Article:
On Sept. 6, the Carnegie Science Center held a press conference promoting its upcoming Bodies ... The Exhibition. The show, an internationally touring blockbuster, features some 15 human cadavers and hundreds of other body parts, all plasticized.
At the podium, Science Center director Joanna Haas alluded to "controversy, hyperbole and speculation" around the exhibit. Because the bodies are unclaimed corpses from China, for instance, critics have questioned how they were obtained. Standing a few feet from an irregular, furniture-sized object shrouded in a silky red cloth, Haas quickly moved to marginalize such concerns: "We know that some people have emotional and exaggerated responses to its content ..."
Then, making way for Roy Glover -- medical director for Premier Exhibitions, the for-profit company which produced Bodies -- Haas stepped to one end of the shrouded object, at the base of which were visible two metal uprights. After comments about how the exhibit promotes healthy living, Glover too stepped to the display.
Everyone knew what was underneath the cloth; we had all seen photos of these bodies, skinned and dissected, some arranged in sports poses. But Glover and Haas grasped the red cloth and, as though unveiling the '08 Mini Cooper, slipped the fabric from a flayed cadaver, all red muscle and white ligament, poised for an over-the-head soccer kick. The dead man trembled on his metal posts, as did the ball wired to his right foot.
With a gesture that says, "This human body is ours to display as we please," Bodies had arrived in Pittsburgh.
"We feel our body is our most precious possession," said Glover at the unveiling. "Why not understand more about it?"
Bodies officially opened Oct. 8, at the Science Center's UPMC Sportsworks. Nine sleek gallery spaces highlight various anatomical systems (skeletal, muscular, endocrine) and fetal development. Most of the parts are sealed inside transparent cases; one contains a full suit of human skin, rumpled, its occupant evicted. Most of the full bodies are out in the open, like museum statuary. The soccer man gleams dully, layers of red muscle cross-sectioned, white ligaments peeled back like those of a partially eaten turkey. Both eyes are fixed on the soccer ball, one naked in its orb, the other, lid intact, squinting in concentration.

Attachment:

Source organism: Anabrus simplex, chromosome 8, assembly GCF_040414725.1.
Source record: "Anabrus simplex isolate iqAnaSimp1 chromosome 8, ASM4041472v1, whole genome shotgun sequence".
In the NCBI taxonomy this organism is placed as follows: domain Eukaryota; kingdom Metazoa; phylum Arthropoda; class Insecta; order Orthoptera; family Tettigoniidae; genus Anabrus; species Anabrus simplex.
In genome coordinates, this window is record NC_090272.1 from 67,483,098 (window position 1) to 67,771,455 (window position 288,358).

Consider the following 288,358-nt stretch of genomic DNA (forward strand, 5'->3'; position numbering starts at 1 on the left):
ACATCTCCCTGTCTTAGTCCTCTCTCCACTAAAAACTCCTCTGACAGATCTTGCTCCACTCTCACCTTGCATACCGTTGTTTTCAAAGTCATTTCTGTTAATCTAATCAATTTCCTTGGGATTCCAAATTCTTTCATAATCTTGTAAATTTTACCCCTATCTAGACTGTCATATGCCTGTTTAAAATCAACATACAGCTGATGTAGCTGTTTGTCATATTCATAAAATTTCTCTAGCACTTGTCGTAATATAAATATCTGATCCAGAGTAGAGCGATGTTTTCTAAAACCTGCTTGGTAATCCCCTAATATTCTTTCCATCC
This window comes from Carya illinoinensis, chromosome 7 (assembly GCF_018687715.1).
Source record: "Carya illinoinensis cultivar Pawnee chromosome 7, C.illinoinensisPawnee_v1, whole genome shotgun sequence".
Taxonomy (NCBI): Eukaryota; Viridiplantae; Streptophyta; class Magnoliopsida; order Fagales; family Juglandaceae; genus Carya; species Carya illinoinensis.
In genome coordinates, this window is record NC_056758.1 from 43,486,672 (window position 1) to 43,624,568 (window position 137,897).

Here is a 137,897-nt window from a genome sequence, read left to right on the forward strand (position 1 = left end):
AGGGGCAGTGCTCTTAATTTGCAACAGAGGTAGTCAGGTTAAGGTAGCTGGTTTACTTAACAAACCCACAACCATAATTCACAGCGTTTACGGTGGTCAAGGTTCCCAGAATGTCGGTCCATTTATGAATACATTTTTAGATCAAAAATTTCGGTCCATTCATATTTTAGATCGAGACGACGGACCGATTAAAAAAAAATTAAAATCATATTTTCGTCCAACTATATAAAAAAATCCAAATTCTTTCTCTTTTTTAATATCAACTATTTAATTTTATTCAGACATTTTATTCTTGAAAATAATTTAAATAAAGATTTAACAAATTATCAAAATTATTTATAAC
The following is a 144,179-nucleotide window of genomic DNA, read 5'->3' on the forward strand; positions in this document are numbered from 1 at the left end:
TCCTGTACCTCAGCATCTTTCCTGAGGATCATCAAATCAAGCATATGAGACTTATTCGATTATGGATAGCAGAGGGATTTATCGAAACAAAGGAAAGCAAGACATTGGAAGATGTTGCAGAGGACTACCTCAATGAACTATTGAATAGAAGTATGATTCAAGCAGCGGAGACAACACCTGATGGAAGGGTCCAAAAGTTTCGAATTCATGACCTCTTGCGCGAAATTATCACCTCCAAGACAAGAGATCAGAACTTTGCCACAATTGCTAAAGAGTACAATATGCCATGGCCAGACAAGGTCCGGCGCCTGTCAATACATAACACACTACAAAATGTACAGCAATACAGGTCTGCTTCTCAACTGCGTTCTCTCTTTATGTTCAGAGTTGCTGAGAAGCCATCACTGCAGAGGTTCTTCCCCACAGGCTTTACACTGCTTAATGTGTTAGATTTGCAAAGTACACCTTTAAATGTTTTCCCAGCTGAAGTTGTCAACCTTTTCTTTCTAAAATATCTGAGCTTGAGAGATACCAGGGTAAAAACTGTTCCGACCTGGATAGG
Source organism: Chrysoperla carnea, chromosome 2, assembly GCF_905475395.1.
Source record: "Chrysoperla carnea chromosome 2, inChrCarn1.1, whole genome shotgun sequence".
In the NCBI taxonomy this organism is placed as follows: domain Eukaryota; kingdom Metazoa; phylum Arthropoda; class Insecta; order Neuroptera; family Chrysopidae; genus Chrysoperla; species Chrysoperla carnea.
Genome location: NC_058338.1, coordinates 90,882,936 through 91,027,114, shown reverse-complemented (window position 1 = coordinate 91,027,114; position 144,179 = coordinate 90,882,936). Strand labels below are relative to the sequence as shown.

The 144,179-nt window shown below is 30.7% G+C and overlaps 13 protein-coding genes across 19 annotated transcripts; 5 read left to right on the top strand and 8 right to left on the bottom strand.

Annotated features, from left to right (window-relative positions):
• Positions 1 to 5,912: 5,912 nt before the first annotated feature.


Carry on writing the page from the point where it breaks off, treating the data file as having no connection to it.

Repeatedly, the text accompanying the displays directs our interest from the corpses we've come to see back to our own warm familiar frames. "Weak abdominal muscles can lead to injuries throughout the skeletal muscles," says a sign near the soccer man, adding, "So do your situps." A set of dirty lungs ("shrunken and darkened") are teamed with an admonition to quit smoking. The text alongside a severed hand -- peeled to reveal the palmar arches -- empathizes, "Even a small cut on a finger can be very messy."
The narcissistic imperative -- what can this dead person do for me? -- is consistent with the show's goal of making us healthier. "It's a look inside yourself you never thought possible before," said Glover on Sept. 6. Later, he added, "Why wouldn't you be engaged about yourself?"
It might seem unfair to call Bodies a "sideshow," as some critics have done. Yet claims about education seem tenuous. Medical students might require real corpses, but it's hard to imagine a lay person distinguishing actual dead flesh from a professionally cast or sculpted model. As to healthy living, who hasn't heard that you ought to quit smoking, lay off the Twinkies and take a walk now and again? Smokers hardly keep puffing for lack of information.
And if Bodies doesn't seem as crass as a carnival sideshow, perhaps you should imagine some sawdust on the Sportsworks' respectable floor. This is show biz.
There's a build: The first room has a full skeleton, a spinal column, a knee joint; your first flayed corpse is in room 2 ("Nervous"). Well-lit rooms give way to darkened chambers, the better to witness the real arteries of a real leg glowing red in a case, spot-lit from above.
Science and stagecraft have a long partnership: Scholars, after all, desire an audience, and sideshows crave legitimacy. In 1906, for the edification of patrons, the Brooklyn Zoo exhibited a Central African Batwa man named Ota Benga in its Monkey House. The corpses or skeletons of sideshow freaks were often preserved for traveling exhibition.